“Angel of Santa Fe” Louisa "Lou" Canby (Hawkins)
|Birthplace:||Paris, Bourbon, Kentucky, United States|
|Death:||Died in Portland, Multnomah County, Oregon, United States|
|Place of Burial:||IN, USA|
Daughter of John Hawkins and Elizabeth Hawkins
|Managed by:||Private User|
Historical records matching “Angel of Santa Fe” Louisa "Lou" Canby
About “Angel of Santa Fe” Louisa "Lou" Canby
Louisa Hawkins Canby (December 25, 1818–1889) was nicknamed the “Angel of Santa Fe” in 1862 for her compassion toward sick, wounded, and freezing Confederate soldiers at Santa Fe, New Mexico. Mrs. Canby was the wife of Union Brig. Gen. Edward Richard Sprigg Canby whose order to destroy or hide not only weapons and ammunition but all food, equipment, and blankets prior to any retreat was largely responsible for the Confederates’ misery. Taking pity on her husband’s enemies, Mrs. Canby not only organized other officers’ wives to nurse the sick and wounded among the occupying Confederate forces, but also showed Col. William Read Scurry where fleeing Union forces had hidden blankets and food. Mrs. Canby, said one rebel, “captured more hearts of Confederate soldier [sic] than the old general ever captured Confederate bodies.”
Early Life of a Military Wife
Louisa Hawkins, was born December 25, 1818 at Paris, Kentucky, to John and Elizabeth (Waller) Hawkins. Relatives and close friends usually called her "Lou." Like the family of Louisa's future husband, the Hawkinses moved from Kentucky to Indiana. After graduating from Georgetown Female College in Georgetown, Kentucky, Louisa married Lt. E.R.S. Canby at Crawfordsville, Indiana on August 1, 1839. The Hawkins family apparently had a strong attraction to the military. Louisa’s younger brother, John Parker Hawkins, was a West Point graduate, served during the Civil War, and retired a brigadier general in 1894. At least two of Louisa’s three sisters also married military officers (who happened to be brothers).
A Methodist, Louisa was very religious but also ecumenical: she once helped a Protestant marry a Catholic in spite of the controversy stirred up by the union. At her husband's funeral service in Portland, Oregon, she arranged to have clergymen representing three Protestant denominations share in the service. (A fourth clergyman, feeling less ecumenical, bowed out.) At the final funeral service in Indianapolis, Indiana, a Baptist and a Methodist shared duties.
During E.R.S. Canby’s military career, Louisa joined him on assignments with the almost sole exception of the Mexican-American War. In his memoirs, William Tecumseh Sherman recalls the arrival of the Canbys at Monterey, California, in early 1849 where then-Major Canby succeeded Sherman as adjutant-general of the military Department of California. The Canbys, with their six year-old daughter, Mary (who died in childhood), took up residence in Monterey which was then the military headquarters for California. (Benicia, California was soon added as the headquarters for the Pacific.) About this time, Louisa met Lt. Col. Henry Stanton Burton, who became involved in controversy when he proposed marriage to Maria Amparo Ruiz, the granddaughter of the former Mexican governor of Baja California. (She was a remarkable woman in her own right: widely admired for her beauty and aristocratic carriage, she later became a successful novelist.) The announcement of their engagement set off a firestorm as the Roman Catholic Bishop of California condemned the union (Burton was a Protestant), and the governor declared that "all the authorities of California are not to authorize any marriage when either of the parties is a Catholic." Louisa offered the couple the use of the Canby home where their marriage took place on July 7, 1849. Major Canby, who had begun a tour of northern California on July 2 and did not return to Monterey until August 9, was forced to explain that he had taken no part in the affaire and that his wife, a civilian, had acted alone.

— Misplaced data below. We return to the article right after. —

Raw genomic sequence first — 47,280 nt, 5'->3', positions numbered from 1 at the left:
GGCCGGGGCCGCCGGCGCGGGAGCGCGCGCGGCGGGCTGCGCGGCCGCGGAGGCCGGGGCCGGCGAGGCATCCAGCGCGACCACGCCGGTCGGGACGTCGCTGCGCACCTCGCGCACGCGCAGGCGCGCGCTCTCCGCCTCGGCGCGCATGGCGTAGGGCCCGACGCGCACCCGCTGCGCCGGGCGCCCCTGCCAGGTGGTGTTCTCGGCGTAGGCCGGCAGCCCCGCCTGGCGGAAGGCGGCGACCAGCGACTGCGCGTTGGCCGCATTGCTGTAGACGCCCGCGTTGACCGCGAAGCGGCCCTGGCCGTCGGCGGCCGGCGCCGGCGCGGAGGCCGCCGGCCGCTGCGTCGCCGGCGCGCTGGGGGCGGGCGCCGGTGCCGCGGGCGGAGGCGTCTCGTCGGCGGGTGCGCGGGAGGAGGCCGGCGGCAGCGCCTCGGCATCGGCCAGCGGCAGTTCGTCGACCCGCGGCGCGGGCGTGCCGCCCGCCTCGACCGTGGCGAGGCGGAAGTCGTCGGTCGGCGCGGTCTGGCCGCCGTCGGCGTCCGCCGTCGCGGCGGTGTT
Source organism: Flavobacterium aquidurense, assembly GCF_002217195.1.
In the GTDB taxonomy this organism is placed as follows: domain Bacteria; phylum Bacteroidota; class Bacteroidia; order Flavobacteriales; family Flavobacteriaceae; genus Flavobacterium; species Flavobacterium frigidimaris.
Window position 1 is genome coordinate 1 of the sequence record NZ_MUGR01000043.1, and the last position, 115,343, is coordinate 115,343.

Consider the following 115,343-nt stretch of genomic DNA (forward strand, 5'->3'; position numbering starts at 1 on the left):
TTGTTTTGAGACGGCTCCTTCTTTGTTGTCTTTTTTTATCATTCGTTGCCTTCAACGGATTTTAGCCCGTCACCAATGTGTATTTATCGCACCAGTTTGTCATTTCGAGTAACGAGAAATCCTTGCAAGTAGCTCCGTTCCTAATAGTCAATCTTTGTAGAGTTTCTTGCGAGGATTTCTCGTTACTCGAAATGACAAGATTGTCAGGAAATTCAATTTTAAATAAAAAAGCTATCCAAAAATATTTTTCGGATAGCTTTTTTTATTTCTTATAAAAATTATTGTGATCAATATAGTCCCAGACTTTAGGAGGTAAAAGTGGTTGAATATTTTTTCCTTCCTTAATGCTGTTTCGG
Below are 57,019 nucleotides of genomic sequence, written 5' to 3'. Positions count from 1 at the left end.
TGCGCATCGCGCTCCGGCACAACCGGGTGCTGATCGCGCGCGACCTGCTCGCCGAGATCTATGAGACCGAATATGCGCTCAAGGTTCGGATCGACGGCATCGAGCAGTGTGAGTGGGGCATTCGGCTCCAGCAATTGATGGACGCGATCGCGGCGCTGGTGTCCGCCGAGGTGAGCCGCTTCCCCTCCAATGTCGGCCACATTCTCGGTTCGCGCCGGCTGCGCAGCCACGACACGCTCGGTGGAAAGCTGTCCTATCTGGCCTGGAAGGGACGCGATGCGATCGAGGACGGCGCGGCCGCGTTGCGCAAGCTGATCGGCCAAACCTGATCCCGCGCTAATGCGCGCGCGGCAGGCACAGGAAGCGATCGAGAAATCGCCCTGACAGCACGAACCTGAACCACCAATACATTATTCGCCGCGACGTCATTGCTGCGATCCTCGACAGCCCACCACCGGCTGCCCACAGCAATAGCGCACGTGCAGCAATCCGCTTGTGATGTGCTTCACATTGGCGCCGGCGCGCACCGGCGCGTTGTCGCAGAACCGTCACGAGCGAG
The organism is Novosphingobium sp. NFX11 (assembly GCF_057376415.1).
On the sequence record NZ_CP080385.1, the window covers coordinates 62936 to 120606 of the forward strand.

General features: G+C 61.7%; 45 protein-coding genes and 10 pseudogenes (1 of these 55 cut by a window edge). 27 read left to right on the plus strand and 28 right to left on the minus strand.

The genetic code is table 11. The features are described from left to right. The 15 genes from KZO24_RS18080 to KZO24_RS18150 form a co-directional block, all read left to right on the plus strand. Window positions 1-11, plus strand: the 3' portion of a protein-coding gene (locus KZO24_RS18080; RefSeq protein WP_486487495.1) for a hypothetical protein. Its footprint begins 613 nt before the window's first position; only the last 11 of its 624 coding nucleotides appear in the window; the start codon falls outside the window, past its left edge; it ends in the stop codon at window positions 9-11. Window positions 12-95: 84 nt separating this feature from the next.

During the two years the Canbys were in the territory, California applied for statehood. Both Canbys contributed to this effort unofficially, Mrs. Canby by copying documents for the statehood convention and Major Canby by arranging and partially indexing territorial records.
Almost a decade later, in 1859, while Colonel Canby was commander of Fort Bridger, Utah Territory (now in the state of Wyoming), the Canbys spent an enjoyable Christmas with Captain Henry Hopkins Sibley a charming but volatile Louisianan who had graduated from West Point a year ahead of Canby. It is not certain whether Louisa had met Sibley previously although many rumors ranging from the outlandish (that Louisa was Sibley’s sister) to the plausible (that her husband could have been best man at Sibley's 1840 wedding) would circulate on the Union side during 1862. Canby and Sibley certainly had crossed paths previously: Canby served on a court-martial panel that exonerated Sibley in 1858, and he subsequently endorsed Sibley’s invention, the Sibley tent, which would be widely used during the Civil War. (The two men could have known each other earlier since both were at West Point and served in Florida and Mexico at about the same times, but it is uncertain whether they knew each other before the late 1850s.)
Civil War Nurse Behind Enemy Lines